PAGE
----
This is a mix of qualitative and quantitative information that is actionable and can help accelerator staff make introductions to investors and mentors. Some of this information needs to be reported on a regular basis, some only when there are changes, or important news. The additional benefit of requiring such updates is making the founders think regularly of the big picture and keep fundraising firmly on their agenda.

Setting up and managing the process

After agreeing on the metrics, the next step is to set up the process to make sure the reported information is easily accessible and can be acted upon. Most common practices used nowadays involve emails, Excel spreadsheets and shared folders. Such system works fairly well if an accelerator has 5 startups in the portfolio, but what if they have 20 startups… in each cohort? Sending reminders to founders, editing different formats of information, sharing the updates with people, adding new people to share it with is basically a full time job if done right.

The best solution for that problem is using a dedicated tool. The benefits? With solutions available now on the market, including Fundacity, you can set reporting request just once and then:

  • Forget about sending reminders
  • Receive all information regularly and in a consistent format
  • Share it with more people as all information is accessible in the cloud

Once the information starts coming in regularly, the whole focus for the accelerator team should be on making sure it is actually used to help portfolio startups and not left there in the cloud. There are several ways to make that happen:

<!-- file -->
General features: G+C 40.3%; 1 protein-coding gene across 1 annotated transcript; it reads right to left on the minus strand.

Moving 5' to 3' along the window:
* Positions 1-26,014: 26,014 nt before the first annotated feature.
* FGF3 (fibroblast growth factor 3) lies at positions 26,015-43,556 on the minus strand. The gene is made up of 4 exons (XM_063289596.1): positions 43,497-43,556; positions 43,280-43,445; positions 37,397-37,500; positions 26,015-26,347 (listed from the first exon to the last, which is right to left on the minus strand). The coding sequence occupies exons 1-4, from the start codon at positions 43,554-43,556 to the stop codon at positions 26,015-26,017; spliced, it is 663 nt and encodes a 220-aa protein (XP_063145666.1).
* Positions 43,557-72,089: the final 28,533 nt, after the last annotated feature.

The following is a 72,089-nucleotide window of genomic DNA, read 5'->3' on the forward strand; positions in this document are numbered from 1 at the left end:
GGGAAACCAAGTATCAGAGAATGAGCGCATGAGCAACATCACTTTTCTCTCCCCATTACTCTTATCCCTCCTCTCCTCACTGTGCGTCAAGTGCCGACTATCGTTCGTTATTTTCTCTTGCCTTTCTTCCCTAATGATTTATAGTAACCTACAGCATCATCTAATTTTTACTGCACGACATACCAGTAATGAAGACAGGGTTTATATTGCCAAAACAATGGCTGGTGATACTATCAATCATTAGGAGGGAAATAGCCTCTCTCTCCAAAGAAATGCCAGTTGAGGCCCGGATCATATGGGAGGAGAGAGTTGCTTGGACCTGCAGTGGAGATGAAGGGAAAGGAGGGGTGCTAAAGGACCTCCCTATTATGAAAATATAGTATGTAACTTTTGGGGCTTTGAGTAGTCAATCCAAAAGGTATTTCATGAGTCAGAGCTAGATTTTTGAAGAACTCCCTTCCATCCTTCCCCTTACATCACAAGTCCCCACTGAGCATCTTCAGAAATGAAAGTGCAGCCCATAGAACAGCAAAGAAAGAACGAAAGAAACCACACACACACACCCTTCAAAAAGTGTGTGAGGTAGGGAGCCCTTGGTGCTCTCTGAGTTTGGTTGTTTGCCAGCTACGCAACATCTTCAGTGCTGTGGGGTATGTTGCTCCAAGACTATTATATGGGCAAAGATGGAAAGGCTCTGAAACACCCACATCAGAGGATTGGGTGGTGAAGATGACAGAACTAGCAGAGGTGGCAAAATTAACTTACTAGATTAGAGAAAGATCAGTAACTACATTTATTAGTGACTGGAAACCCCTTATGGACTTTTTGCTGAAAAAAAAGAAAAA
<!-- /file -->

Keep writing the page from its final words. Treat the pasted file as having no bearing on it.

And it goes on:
• We suggest there is a dedicated person in the accelerator team responsible for reviewing the updates and making sure portfolio startups are always on the agenda.
  • There should be regular staff meetings where the updates from startups are discussed and converted into concrete actions.
  • Finally, helping portfolio startups should be included in annual goals for the whole accelerator as well as in individual goals for individual team members i.e. not only portfolio manager, but partners and e.g. marketing executive too.

Summary

We all hate when we see promotions for “new customers only”. It seems like startup accelerators often have the same mentality, putting much more emphasis on attracting new startups to their programs than on helping the ones in which they have already invested. At the same time startups invest in their Customer Success teams realizing that taking care of existing customers is at least as important for growth as acquiring new ones.

Perhaps it’s time the accelerators learn something from their portfolio startups too.

This is the third part of our series of articles discussing portfolio management for startup accelerators. You can see the first post (“If startup accelerators are real investors, they should behave accordingly”) here and the second (“Accelerators are not VCs: how they should approach portfolio management”) here.

Photo credit: orkomedix, via Flickr under Creative Commons license